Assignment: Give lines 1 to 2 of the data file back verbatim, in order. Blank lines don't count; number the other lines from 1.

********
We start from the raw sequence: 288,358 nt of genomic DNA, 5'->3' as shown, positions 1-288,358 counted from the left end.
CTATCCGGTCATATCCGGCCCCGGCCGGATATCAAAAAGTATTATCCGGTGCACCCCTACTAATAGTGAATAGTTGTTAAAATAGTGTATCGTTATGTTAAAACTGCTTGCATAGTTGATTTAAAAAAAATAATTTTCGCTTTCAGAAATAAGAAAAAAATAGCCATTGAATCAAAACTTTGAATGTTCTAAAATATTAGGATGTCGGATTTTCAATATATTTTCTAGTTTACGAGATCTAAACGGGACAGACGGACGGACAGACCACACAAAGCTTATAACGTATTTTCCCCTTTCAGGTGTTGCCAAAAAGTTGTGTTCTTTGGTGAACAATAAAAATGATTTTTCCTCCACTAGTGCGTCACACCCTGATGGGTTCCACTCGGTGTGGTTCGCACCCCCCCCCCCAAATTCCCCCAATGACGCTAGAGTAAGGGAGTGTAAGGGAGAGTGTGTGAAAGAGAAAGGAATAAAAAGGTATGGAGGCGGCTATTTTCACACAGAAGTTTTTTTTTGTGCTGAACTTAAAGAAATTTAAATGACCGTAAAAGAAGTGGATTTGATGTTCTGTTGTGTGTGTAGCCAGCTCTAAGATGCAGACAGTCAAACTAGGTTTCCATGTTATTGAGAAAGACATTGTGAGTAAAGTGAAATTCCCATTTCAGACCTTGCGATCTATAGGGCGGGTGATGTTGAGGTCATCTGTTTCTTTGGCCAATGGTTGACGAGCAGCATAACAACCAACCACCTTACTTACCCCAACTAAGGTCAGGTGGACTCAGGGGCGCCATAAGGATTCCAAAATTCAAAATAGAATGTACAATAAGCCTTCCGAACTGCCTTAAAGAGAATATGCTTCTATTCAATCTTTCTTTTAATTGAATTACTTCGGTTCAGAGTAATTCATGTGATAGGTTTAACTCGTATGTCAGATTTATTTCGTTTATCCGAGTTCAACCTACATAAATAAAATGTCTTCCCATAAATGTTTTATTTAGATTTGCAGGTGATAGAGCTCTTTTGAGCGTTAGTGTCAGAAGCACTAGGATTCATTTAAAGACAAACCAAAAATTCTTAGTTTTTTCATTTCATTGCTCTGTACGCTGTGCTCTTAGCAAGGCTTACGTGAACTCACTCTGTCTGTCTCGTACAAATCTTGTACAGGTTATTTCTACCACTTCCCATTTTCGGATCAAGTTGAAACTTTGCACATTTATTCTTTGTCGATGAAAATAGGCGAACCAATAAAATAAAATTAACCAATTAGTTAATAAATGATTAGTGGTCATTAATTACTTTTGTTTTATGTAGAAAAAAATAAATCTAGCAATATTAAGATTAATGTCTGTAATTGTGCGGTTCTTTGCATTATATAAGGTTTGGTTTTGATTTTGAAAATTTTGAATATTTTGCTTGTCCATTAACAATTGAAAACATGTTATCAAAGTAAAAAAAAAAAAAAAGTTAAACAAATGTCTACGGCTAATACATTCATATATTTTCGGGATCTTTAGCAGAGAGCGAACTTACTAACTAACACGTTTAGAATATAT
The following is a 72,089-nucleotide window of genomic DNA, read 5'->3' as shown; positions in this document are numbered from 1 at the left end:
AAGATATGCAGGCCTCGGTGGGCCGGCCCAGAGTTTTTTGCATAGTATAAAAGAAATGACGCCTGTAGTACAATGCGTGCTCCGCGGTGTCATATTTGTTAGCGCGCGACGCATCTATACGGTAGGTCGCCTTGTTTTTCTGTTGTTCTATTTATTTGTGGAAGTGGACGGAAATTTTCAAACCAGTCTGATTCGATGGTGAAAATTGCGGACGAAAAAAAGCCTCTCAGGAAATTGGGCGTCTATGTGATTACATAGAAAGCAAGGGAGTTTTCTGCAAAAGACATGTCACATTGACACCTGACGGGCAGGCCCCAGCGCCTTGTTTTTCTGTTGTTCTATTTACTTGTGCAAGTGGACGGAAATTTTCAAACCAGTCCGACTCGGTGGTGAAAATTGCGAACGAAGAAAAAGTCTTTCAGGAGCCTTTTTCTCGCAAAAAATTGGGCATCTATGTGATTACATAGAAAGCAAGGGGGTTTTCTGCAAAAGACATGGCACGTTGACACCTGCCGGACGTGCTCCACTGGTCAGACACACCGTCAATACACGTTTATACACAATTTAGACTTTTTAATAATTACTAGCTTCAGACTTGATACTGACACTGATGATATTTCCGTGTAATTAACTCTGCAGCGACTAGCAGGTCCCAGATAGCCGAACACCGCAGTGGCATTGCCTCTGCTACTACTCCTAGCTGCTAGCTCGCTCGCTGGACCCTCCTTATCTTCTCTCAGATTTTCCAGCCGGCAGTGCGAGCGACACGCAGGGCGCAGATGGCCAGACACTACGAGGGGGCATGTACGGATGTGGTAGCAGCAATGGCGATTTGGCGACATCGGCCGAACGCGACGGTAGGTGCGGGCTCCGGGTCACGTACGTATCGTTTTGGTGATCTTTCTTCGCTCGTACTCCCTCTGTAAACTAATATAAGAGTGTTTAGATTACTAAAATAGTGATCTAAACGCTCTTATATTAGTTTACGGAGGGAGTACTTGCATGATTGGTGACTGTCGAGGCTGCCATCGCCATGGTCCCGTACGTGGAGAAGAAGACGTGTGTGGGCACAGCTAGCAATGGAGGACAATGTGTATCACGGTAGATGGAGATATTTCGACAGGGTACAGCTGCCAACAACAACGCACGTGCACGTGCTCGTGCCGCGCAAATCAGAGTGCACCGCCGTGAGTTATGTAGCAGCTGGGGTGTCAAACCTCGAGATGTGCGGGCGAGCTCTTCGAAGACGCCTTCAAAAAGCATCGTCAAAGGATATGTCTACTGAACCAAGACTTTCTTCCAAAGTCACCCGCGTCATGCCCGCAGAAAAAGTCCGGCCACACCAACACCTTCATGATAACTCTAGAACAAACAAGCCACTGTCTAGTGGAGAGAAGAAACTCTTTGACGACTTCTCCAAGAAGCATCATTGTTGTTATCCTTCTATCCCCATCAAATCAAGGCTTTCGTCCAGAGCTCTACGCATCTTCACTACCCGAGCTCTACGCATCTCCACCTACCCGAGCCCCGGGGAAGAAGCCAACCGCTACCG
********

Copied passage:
We start from the raw sequence: 288,358 nt of genomic DNA, 5'->3' as shown, positions 1-288,358 counted from the left end.
CTATCCGGTCATATCCGGCCCCGGCCGGATATCAAAAAGTATTATCCGGTGCACCCCTACTAATAGTGAATAGTTGTTAAAATAGTGTATCGTTATGTTAAAACTGCTTGCATAGTTGATTTAAAAAAAATAATTTTCGCTTTCAGAAATAAGAAAAAAATAGCCATTGAATCAAAACTTTGAATGTTCTAAAATATTAGGATGTCGGATTTTCAATATATTTTCTAGTTTACGAGATCTAAACGGGACAGACGGACGGACAGACCACACAAAGCTTATAACGTATTTTCCCCTTTCAGGTGTTGCCAAAAAGTTGTGTTCTTTGGTGAACAATAAAAATGATTTTTCCTCCACTAGTGCGTCACACCCTGATGGGTTCCACTCGGTGTGGTTCGCACCCCCCCCCCCAAATTCCCCCAATGACGCTAGAGTAAGGGAGTGTAAGGGAGAGTGTGTGAAAGAGAAAGGAATAAAAAGGTATGGAGGCGGCTATTTTCACACAGAAGTTTTTTTTTGTGCTGAACTTAAAGAAATTTAAATGACCGTAAAAGAAGTGGATTTGATGTTCTGTTGTGTGTGTAGCCAGCTCTAAGATGCAGACAGTCAAACTAGGTTTCCATGTTATTGAGAAAGACATTGTGAGTAAAGTGAAATTCCCATTTCAGACCTTGCGATCTATAGGGCGGGTGATGTTGAGGTCATCTGTTTCTTTGGCCAATGGTTGACGAGCAGCATAACAACCAACCACCTTACTTACCCCAACTAAGGTCAGGTGGACTCAGGGGCGCCATAAGGATTCCAAAATTCAAAATAGAATGTACAATAAGCCTTCCGAACTGCCTTAAAGAGAATATGCTTCTATTCAATCTTTCTTTTAATTGAATTACTTCGGTTCAGAGTAATTCATGTGATAGGTTTAACTCGTATGTCAGATTTATTTCGTTTATCCGAGTTCAACCTACATAAATAAAATGTCTTCCCATAAATGTTTTATTTAGATTTGCAGGTGATAGAGCTCTTTTGAGCGTTAGTGTCAGAAGCACTAGGATTCATTTAAAGACAAACCAAAAATTCTTAGTTTTTTCATTTCATTGCTCTGTACGCTGTGCTCTTAGCAAGGCTTACGTGAACTCACTCTGTCTGTCTCGTACAAATCTTGTACAGGTTATTTCTACCACTTCCCATTTTCGGATCAAGTTGAAACTTTGCACATTTATTCTTTGTCGATGAAAATAGGCGAACCAATAAAATAAAATTAACCAATTAGTTAATAAATGATTAGTGGTCATTAATTACTTTTGTTTTATGTAGAAAAAAATAAATCTAGCAATATTAAGATTAATGTCTGTAATTGTGCGGTTCTTTGCATTATATAAGGTTTGGTTTTGATTTTGAAAATTTTGAATATTTTGCTTGTCCATTAACAATTGAAAACATGTTATCAAAGTAAAAAAAAAAAAAAAGTTAAACAAATGTCTACGGCTAATACATTCATATATTTTCGGGATCTTTAGCAGAGAGCGAACTTACTAACTAACACGTTTAGAATATAT